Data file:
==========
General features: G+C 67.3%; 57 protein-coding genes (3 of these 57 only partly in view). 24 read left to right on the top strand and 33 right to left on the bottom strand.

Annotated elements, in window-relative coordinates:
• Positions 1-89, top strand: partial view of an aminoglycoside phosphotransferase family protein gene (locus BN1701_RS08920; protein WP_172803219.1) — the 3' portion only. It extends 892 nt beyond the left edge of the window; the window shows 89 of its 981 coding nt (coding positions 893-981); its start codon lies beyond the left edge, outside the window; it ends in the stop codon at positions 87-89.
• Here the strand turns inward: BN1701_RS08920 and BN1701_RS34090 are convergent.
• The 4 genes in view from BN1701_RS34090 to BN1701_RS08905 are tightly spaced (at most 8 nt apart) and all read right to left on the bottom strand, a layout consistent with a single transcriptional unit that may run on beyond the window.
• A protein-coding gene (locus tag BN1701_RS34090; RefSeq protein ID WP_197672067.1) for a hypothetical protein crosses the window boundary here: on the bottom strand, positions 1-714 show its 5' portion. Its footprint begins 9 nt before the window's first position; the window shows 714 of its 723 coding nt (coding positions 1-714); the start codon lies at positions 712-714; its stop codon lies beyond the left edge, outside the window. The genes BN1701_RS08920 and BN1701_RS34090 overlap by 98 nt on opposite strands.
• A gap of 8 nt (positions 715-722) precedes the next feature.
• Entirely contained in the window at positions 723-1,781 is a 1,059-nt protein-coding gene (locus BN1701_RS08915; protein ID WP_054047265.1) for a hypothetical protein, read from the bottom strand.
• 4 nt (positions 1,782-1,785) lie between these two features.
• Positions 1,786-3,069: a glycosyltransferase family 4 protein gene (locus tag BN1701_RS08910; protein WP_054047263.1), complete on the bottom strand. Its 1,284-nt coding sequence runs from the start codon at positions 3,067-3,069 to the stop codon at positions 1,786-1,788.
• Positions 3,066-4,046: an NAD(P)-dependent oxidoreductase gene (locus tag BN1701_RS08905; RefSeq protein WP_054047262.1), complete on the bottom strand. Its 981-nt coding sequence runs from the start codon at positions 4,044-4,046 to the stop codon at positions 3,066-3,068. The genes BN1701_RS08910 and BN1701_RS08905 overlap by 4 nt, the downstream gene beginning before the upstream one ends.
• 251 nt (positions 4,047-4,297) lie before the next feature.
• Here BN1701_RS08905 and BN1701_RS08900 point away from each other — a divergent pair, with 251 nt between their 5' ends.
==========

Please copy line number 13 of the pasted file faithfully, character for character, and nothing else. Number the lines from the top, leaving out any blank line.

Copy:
• Here BN1701_RS08905 and BN1701_RS08900 point away from each other — a divergent pair, with 251 nt between their 5' ends.